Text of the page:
Exposure of the brain to sub-lethal concentrations of glutamate activates, through stimulation of the glutamate N-methyl-D-aspartate (NMDA) receptors, an endogenous brain protective mechanism (NMDA preconditioning) against glutamate cytotoxicity and various other injurious stimuli. Selective drug activation of this mechanism is considered to be a promising neuroprotective treatment against the devastating consequences of stroke and other traumatic brain insults. Although some properties of this mechanism have been characterized, many aspects concerning it are yet to be elucidated. In order to improve our understanding of the NMDA preconditioning mechanism, we have established an experimental in vitro model of primary rat neuronal cultures, in which NMDA preconditioning completely abolishes the glutamic acid insultinduced neuronal damage. Employing this model, we have monitored in the present study the level of activation or expression of several signal transducing proteins, assumed to be involved in the NMDA-activated protective mechanism, at various time points during the three successive periods of the model, preconditioning, insult, and reperfusion. The results demonstrated that the NMDA preconditioning-induced neuroprotective mechanism is associated with inactivation of p66ShcA, prevention of the insult-induced inactivation of Src, activation of AKT, inactivation followed by reactivation of FKHR-L1, and with increased expression of p52ShcA, EGFR, and MnSOD. The essential role of Src activity in the protective mechanism was further indicated by the demonstration that decreasing Src activation level by the Src inhibitor PP2 attenuated the NMDA preconditioning-induced protection. The alterations detailed above in the activation status or level of expression of the studied proteins are suggested to be part of the NMDA preconditioning-induced neuroprotective mechanism.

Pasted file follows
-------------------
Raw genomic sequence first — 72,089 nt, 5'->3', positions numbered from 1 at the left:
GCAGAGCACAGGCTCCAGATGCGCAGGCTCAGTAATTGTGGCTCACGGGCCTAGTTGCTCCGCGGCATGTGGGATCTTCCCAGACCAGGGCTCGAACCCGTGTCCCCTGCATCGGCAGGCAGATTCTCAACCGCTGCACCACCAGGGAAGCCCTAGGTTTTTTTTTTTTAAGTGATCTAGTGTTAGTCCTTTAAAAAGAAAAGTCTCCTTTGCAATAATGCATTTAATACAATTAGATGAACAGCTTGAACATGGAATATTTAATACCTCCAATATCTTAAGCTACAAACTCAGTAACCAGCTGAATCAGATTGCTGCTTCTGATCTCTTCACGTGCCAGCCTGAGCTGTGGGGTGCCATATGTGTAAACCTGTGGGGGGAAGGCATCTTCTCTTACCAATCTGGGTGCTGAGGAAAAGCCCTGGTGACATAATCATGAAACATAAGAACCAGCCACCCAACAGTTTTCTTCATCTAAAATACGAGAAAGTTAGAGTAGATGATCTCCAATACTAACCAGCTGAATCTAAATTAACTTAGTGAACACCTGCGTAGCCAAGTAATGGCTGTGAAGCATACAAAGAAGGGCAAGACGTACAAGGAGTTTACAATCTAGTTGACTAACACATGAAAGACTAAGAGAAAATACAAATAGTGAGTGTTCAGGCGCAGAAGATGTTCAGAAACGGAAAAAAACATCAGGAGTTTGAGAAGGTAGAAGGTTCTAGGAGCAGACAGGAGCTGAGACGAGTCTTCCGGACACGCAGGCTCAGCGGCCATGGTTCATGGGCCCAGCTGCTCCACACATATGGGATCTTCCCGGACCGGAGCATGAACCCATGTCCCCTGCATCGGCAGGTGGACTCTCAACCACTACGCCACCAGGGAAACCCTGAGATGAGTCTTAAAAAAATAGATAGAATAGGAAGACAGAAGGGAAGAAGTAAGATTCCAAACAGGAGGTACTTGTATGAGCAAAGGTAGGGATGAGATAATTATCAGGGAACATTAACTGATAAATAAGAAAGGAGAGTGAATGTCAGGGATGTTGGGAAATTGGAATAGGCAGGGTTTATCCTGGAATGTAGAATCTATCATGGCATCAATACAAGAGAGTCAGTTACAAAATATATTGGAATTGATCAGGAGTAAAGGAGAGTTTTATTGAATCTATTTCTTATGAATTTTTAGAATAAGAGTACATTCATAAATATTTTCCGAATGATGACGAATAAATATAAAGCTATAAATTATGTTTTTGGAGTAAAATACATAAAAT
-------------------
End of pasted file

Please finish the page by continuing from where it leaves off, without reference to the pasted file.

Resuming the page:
- Glutamic acid cytotoxicity
- NMDA preconditioning